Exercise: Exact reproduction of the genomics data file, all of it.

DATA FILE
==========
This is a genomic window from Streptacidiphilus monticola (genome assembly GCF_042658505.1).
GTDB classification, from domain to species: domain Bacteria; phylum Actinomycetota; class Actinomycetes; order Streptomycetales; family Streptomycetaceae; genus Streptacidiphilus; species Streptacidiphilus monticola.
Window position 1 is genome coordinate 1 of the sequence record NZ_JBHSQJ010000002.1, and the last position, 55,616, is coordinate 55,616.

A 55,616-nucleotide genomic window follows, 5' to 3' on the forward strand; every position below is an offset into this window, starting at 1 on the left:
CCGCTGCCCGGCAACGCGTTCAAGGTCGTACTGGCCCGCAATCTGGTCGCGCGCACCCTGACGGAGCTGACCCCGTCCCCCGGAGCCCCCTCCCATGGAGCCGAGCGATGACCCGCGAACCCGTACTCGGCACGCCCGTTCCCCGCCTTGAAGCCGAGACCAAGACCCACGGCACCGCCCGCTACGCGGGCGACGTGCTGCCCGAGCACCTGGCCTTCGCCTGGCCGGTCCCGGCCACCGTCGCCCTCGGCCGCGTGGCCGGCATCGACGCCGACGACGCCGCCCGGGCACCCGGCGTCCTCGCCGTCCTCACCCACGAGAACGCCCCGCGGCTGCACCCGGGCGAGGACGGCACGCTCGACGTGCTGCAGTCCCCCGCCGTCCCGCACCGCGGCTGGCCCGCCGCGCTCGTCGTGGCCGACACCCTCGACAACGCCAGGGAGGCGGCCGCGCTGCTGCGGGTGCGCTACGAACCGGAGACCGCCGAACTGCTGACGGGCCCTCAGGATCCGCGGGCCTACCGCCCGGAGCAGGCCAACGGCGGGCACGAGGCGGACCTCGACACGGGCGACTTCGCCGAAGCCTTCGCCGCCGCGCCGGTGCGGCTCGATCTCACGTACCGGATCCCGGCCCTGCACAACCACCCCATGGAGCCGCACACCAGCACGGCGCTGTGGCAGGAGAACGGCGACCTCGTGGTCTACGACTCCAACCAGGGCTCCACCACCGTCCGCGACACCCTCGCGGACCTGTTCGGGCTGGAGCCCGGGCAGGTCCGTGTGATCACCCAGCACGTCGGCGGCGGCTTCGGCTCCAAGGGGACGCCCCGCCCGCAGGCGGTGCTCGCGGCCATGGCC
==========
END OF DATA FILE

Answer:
This is a genomic window from Streptacidiphilus monticola (genome assembly GCF_042658505.1).
GTDB classification, from domain to species: domain Bacteria; phylum Actinomycetota; class Actinomycetes; order Streptomycetales; family Streptomycetaceae; genus Streptacidiphilus; species Streptacidiphilus monticola.
Window position 1 is genome coordinate 1 of the sequence record NZ_JBHSQJ010000002.1, and the last position, 55,616, is coordinate 55,616.

A 55,616-nucleotide genomic window follows, 5' to 3' on the forward strand; every position below is an offset into this window, starting at 1 on the left:
CCGCTGCCCGGCAACGCGTTCAAGGTCGTACTGGCCCGCAATCTGGTCGCGCGCACCCTGACGGAGCTGACCCCGTCCCCCGGAGCCCCCTCCCATGGAGCCGAGCGATGACCCGCGAACCCGTACTCGGCACGCCCGTTCCCCGCCTTGAAGCCGAGACCAAGACCCACGGCACCGCCCGCTACGCGGGCGACGTGCTGCCCGAGCACCTGGCCTTCGCCTGGCCGGTCCCGGCCACCGTCGCCCTCGGCCGCGTGGCCGGCATCGACGCCGACGACGCCGCCCGGGCACCCGGCGTCCTCGCCGTCCTCACCCACGAGAACGCCCCGCGGCTGCACCCGGGCGAGGACGGCACGCTCGACGTGCTGCAGTCCCCCGCCGTCCCGCACCGCGGCTGGCCCGCCGCGCTCGTCGTGGCCGACACCCTCGACAACGCCAGGGAGGCGGCCGCGCTGCTGCGGGTGCGCTACGAACCGGAGACCGCCGAACTGCTGACGGGCCCTCAGGATCCGCGGGCCTACCGCCCGGAGCAGGCCAACGGCGGGCACGAGGCGGACCTCGACACGGGCGACTTCGCCGAAGCCTTCGCCGCCGCGCCGGTGCGGCTCGATCTCACGTACCGGATCCCGGCCCTGCACAACCACCCCATGGAGCCGCACACCAGCACGGCGCTGTGGCAGGAGAACGGCGACCTCGTGGTCTACGACTCCAACCAGGGCTCCACCACCGTCCGCGACACCCTCGCGGACCTGTTCGGGCTGGAGCCCGGGCAGGTCCGTGTGATCACCCAGCACGTCGGCGGCGGCTTCGGCTCCAAGGGGACGCCCCGCCCGCAGGCGGTGCTCGCGGCCATGGCC